With the advent of the world wide web came the idea of a globally connected network of information and on-line communities. It was part of the ideals of the postindustrial ‘information age’, promising immediate connectivity, instant access and ease of communication. The hype and promise of this new era has been created and radically influenced by the information moguls – whose communications and media corporations control a huge proportion of global information. In an ironic twist, empire-builders such as Murdoch, not only output the information, but influence or own the methods of transmission such as computer and satellite networks, television, the cinema and information super highway.
This nexus of information command and control creates a situation where the content is driven by profit, and the nature of information is dictated by the tenets of consumerism. Whoever controls this information influences and dictates not only global economies, but the global status quo. Information is big business, and its influence is exerted in all spheres of public and private life. Media corporations directly influence state regulation of telecommunications law and ownership, so in many ways the state succumbs to and is indebted to these media empires. The concept of information in the late 1990s is intertwined in a highly complex process of relationships between the state, media corporations and the public sphere.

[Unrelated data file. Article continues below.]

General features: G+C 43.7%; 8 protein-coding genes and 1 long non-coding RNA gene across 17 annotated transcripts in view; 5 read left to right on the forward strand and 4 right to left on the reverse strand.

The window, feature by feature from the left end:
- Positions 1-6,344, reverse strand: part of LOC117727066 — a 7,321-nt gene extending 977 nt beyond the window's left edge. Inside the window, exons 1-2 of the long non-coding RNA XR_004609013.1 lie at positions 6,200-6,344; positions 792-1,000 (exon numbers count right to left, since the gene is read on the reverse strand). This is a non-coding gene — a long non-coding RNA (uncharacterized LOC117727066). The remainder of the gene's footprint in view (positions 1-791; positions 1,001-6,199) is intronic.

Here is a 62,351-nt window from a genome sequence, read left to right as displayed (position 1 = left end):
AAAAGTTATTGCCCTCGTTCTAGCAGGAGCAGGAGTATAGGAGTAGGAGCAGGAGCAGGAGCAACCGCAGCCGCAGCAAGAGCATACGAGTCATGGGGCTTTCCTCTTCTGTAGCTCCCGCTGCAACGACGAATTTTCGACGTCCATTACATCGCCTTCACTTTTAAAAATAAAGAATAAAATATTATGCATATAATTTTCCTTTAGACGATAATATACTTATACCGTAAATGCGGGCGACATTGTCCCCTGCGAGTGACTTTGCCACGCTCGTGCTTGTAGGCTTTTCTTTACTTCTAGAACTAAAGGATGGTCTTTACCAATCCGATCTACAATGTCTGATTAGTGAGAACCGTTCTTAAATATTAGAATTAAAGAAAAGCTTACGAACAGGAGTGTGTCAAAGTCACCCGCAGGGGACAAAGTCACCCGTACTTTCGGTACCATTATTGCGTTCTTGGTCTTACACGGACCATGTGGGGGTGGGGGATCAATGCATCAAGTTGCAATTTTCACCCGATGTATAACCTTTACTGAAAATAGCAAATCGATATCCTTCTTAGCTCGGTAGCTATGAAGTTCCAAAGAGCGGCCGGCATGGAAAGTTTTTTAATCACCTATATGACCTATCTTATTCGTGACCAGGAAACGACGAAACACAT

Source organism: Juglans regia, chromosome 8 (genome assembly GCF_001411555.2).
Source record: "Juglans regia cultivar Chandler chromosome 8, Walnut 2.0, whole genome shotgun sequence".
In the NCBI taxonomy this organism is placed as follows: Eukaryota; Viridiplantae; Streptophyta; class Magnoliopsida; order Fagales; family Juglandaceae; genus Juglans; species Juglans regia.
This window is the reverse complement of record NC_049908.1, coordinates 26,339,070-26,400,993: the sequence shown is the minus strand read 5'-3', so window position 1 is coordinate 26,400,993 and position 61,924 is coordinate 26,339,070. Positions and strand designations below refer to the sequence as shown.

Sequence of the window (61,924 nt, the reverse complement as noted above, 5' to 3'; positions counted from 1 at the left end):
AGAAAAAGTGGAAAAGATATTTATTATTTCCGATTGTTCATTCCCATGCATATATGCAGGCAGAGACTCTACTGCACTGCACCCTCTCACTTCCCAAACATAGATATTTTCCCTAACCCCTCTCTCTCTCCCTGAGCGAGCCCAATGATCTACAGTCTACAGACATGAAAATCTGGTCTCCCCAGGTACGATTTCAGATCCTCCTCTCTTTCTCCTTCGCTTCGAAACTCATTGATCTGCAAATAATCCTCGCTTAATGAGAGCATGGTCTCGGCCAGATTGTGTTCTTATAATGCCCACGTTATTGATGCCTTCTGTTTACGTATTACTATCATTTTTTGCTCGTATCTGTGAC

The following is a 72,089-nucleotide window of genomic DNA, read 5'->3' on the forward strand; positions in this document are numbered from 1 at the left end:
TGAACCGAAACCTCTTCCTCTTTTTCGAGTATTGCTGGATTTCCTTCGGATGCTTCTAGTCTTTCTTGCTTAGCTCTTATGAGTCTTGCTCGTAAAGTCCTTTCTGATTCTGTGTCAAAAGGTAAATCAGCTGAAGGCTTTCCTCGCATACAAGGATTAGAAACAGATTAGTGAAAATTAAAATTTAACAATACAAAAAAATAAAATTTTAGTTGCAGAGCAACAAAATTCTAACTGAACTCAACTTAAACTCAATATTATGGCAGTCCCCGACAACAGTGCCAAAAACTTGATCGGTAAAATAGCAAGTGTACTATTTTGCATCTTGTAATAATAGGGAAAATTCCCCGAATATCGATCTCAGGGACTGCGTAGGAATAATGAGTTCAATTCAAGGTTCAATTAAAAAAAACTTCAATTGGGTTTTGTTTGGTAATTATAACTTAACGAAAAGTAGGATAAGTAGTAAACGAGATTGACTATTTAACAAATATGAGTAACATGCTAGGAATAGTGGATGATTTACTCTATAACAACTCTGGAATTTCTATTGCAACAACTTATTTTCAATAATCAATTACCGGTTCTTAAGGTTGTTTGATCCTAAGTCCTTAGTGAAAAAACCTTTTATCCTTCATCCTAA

The mutant offspring of information economies will dissect the mass media, opening up the body of information for analysis and scrutiny, it will ask the question – how as cultural thinkers and practitioners can we work as active agents in defining and creating a diverse and smart information culture? Artists are no longer passive agents… we must engage and use the tools of information to understand the nexus of state and power which is driving the new digital era.
- Julianne Pierce (Australia), Artist/Curator